Safety and functional safety
The detection of smoke by a sensor triggers the activation of a water sprinkler system inside an apartment building. An enclosure is placed around a socket to protect users against accidental contact with electrical parts. Train doors automatically close and remain closed during the length of the voyage. These are just a few examples of safety measures that are utilized with electrical devices.
Safety is defined as the freedom from unacceptable risk of physical injury. Through its international standards, the IEC ensures safety is an integral aspect of devices and systems, thereby protecting people, critical infrastructure, economies and the environment. These standards can address aspects of safety that apply to many products or specifically address a single product type or industry.
The IEC has a dedicated technical advisory committee on safety (ACOS) which guides and coordinates IEC work on safety and ensures that all IEC Standards address safety issues.
The IEC operates four Conformity Assessment Systems to ensure that devices and systems comply with the requirements established in its international standards.
Safety in the future
Functional safety seeks to reduce the level of risk in a device or system.
While zero risk is an unattainable goal, functional safety identifies potentially dangerous conditions that could result in harm and automatically enables corrective actions to avoid or reduce the impact of an incident. It is part of the overall safety of a system or device that depends on automatic safeguards responding to a hazardous event.
Functional safety relies on active systems that can respond to a potentially dangerous situation. Examples include the deactivation of a medical infusion pump should it malfunction or the automatic activation of an overflow valve when a certain liquid or pressure level has been reached.
The IEC 61508 series provides functional safety standards for the lifecycle of electrical, electronic or programmable electronic (E/E/PE) systems and products. It addresses those parts of a device or system that perform automated safety functions including, for example, sensors, control logic, actuators and micro-processors.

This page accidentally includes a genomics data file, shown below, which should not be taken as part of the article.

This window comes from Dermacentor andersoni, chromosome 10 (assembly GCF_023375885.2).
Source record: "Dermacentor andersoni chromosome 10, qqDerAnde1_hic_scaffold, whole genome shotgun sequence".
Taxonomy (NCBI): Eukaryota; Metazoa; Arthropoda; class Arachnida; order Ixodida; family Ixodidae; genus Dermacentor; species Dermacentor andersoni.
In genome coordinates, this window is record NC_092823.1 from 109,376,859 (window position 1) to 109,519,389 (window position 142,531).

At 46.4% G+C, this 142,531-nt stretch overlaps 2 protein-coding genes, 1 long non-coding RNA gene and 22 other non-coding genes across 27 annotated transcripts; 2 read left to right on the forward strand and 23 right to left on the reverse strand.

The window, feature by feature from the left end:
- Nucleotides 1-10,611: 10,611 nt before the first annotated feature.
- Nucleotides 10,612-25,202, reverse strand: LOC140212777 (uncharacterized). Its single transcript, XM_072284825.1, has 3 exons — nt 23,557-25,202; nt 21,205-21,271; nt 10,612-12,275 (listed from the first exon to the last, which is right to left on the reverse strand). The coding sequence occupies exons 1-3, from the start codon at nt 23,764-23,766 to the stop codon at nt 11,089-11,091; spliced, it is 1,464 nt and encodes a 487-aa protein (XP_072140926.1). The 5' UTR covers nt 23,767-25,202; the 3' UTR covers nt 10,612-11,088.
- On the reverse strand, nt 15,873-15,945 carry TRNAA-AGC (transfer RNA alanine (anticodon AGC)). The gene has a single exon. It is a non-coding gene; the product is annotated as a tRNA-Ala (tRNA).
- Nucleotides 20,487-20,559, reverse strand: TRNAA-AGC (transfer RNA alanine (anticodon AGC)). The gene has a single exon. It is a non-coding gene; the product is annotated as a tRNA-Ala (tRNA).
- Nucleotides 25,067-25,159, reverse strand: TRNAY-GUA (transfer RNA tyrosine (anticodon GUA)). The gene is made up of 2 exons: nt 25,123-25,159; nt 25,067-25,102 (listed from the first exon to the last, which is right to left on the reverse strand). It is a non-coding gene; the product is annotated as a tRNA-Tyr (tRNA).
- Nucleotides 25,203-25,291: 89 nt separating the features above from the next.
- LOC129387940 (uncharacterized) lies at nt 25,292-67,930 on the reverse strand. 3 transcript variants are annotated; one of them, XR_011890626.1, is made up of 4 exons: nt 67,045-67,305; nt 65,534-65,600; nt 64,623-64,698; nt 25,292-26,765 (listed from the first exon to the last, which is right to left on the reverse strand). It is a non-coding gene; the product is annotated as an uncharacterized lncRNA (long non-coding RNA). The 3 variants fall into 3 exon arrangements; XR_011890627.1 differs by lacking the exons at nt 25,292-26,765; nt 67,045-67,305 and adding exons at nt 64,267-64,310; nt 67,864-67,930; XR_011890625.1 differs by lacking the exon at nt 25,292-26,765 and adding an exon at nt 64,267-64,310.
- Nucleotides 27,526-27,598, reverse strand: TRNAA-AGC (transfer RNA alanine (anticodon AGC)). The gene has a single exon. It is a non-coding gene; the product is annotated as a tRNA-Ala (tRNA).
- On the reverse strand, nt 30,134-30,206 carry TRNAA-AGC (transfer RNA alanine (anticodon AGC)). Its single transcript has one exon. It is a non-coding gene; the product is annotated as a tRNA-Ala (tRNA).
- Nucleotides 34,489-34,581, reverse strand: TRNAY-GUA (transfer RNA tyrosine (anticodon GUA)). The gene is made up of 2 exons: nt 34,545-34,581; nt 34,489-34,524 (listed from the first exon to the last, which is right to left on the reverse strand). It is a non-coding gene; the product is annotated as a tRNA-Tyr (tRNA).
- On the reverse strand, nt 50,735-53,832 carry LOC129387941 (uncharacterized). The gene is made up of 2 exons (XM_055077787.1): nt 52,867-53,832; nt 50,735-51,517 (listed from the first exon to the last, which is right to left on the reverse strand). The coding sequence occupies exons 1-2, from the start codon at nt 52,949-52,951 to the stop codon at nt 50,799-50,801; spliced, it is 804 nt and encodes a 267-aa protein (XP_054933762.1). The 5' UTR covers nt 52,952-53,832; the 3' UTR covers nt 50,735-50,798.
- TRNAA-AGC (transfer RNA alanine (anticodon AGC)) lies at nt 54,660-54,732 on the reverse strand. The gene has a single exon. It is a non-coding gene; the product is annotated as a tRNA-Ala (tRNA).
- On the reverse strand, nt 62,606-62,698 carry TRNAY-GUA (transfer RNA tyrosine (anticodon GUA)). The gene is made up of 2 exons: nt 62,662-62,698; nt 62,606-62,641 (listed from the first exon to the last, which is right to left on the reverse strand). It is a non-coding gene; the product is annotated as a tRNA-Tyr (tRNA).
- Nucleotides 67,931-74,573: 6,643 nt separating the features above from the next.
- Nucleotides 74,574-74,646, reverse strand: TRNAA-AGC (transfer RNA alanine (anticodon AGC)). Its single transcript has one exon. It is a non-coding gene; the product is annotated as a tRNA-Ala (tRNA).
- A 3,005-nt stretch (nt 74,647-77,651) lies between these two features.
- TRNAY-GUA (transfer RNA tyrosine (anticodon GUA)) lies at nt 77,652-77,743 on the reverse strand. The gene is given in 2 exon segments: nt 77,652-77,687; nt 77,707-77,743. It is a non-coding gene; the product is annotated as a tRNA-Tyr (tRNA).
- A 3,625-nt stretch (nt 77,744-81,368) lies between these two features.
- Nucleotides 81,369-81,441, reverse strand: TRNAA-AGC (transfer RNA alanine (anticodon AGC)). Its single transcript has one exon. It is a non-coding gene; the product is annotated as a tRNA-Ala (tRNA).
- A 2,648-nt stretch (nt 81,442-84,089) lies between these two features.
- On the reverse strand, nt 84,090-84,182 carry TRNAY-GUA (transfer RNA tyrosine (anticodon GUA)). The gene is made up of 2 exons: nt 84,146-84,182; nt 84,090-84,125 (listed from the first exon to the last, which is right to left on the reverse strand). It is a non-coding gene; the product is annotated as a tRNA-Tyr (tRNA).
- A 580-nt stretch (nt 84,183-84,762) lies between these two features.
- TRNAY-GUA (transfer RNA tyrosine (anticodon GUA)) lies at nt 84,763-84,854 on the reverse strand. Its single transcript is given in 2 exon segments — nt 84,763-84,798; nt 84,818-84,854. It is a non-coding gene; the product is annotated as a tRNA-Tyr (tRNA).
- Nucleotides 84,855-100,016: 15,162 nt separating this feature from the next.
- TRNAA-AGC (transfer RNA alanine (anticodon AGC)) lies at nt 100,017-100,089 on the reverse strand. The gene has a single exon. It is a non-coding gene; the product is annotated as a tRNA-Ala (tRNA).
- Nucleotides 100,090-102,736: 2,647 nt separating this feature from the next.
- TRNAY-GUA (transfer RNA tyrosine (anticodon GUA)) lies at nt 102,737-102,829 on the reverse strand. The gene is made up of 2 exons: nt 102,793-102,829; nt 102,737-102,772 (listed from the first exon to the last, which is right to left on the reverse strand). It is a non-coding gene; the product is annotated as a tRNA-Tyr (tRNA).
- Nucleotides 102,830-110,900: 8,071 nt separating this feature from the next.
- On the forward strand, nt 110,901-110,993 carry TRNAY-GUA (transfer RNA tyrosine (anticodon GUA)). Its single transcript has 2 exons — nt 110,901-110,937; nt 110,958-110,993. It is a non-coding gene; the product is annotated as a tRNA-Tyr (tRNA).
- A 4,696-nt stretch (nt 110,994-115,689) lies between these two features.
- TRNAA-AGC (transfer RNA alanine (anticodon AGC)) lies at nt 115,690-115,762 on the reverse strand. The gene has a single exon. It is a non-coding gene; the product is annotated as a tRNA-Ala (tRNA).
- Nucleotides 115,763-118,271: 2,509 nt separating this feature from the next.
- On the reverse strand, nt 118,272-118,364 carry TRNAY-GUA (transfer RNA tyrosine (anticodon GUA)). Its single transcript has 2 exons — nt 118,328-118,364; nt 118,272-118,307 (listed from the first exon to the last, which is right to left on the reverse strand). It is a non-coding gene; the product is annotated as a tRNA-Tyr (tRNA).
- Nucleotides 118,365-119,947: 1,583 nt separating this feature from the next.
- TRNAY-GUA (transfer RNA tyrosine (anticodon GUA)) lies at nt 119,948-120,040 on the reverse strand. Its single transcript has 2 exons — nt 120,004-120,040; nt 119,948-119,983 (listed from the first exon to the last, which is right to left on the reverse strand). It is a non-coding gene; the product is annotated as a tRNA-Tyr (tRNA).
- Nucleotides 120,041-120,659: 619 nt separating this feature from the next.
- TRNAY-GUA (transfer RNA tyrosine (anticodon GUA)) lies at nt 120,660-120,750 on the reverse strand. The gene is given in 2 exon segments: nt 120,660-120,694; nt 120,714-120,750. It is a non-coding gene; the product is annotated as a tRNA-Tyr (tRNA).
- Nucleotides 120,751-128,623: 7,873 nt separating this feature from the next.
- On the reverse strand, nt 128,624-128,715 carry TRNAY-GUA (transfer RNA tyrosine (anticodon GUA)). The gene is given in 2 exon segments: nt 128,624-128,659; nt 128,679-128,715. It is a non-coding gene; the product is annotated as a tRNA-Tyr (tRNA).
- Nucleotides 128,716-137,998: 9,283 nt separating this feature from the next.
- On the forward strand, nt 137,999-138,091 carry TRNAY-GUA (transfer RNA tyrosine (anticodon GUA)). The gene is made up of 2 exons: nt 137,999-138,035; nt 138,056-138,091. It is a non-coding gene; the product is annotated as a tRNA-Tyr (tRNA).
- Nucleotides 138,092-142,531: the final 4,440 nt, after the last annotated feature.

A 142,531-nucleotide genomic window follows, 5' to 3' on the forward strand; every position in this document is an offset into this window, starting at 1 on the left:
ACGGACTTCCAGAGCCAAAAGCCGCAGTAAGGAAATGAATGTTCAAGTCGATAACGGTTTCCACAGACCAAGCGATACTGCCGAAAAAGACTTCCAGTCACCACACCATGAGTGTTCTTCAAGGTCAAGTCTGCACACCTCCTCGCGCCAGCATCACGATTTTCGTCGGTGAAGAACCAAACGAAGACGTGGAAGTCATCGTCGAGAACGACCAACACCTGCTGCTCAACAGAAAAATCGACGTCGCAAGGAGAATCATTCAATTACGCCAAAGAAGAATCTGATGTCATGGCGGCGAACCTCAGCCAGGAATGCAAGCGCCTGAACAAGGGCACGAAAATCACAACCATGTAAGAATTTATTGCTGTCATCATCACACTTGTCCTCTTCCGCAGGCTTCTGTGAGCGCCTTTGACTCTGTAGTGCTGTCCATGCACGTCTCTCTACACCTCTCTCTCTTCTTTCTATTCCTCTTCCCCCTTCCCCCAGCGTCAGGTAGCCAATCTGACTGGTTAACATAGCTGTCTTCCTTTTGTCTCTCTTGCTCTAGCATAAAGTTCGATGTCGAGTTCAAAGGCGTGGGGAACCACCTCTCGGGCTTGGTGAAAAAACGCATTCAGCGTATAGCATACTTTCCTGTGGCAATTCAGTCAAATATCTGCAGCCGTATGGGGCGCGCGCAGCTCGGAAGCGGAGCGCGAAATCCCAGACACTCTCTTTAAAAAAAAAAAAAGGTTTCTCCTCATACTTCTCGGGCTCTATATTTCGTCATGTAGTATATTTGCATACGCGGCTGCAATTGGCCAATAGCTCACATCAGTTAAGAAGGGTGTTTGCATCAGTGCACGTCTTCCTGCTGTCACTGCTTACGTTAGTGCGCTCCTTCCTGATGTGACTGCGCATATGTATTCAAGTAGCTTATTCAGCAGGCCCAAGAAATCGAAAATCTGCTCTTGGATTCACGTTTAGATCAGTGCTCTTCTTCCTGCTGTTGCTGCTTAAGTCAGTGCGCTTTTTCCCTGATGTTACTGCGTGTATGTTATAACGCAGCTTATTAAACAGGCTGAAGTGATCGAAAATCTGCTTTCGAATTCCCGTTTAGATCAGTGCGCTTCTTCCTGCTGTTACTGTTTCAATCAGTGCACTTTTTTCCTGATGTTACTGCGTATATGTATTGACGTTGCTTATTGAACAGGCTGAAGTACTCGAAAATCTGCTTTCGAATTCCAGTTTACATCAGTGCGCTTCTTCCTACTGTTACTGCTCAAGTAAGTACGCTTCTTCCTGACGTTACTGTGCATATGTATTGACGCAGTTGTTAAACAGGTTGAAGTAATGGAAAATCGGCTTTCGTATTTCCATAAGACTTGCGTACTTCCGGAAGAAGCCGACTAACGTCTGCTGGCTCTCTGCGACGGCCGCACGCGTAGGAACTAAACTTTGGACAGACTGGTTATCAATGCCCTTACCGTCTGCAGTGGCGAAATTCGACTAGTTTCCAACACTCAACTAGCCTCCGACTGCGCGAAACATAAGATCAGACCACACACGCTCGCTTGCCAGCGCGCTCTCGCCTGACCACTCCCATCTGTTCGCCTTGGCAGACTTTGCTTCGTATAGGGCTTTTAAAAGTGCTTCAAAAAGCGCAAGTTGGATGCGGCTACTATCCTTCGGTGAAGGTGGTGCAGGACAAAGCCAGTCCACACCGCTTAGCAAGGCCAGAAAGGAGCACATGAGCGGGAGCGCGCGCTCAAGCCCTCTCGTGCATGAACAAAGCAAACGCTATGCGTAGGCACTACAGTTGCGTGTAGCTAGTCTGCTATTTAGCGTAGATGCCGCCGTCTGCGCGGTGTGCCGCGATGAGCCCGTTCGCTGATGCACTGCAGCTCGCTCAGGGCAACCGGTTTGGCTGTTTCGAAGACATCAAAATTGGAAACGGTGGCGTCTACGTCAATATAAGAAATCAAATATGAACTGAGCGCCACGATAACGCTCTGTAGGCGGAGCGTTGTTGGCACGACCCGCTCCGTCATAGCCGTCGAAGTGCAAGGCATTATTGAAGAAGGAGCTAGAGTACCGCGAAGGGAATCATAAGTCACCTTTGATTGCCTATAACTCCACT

IEC 61508 allows for the development of a uniform technical policy that can be applied for all safety systems that are electrically-based. It is a horizontal standard applicable across a wide range of industry sectors.
The standard requires the analysis of the potential risks or hazards of a given system or device. It provides categories to determine the level of likelihood of a potential hazard and the consequences should it occur. IEC 61508 defines four safety integration levels (SIL) to indicate the degree to which a system will meet its specified safety functions.
Hazard based safety engineering
Hazard-based safety engineering (HSBE) is a methodology used in the development of safety standards.
Safety considerations are an integral part of the design process with risks identified and managed in the early stages of product development.
Using this methodology, potentially hazardous energy sources are identified clearly and safeguards are put in place in order to mitigate the hazard and make a safe product. As a result, it is possible to apply HSBE to a wide range of systems and devices since the requirements are performance-based rather than prescriptive.
The HSBE methodology has become increasingly necessary with the development of electronic devices that merge audio and video technologies with IT and communications technologies.
IEC 62368-1 is a safety standard based on the HBSE methodology. It is performance-oriented, with the flexibility to be applicable to a wide range of devices, but with specific requirement and compliance criteria.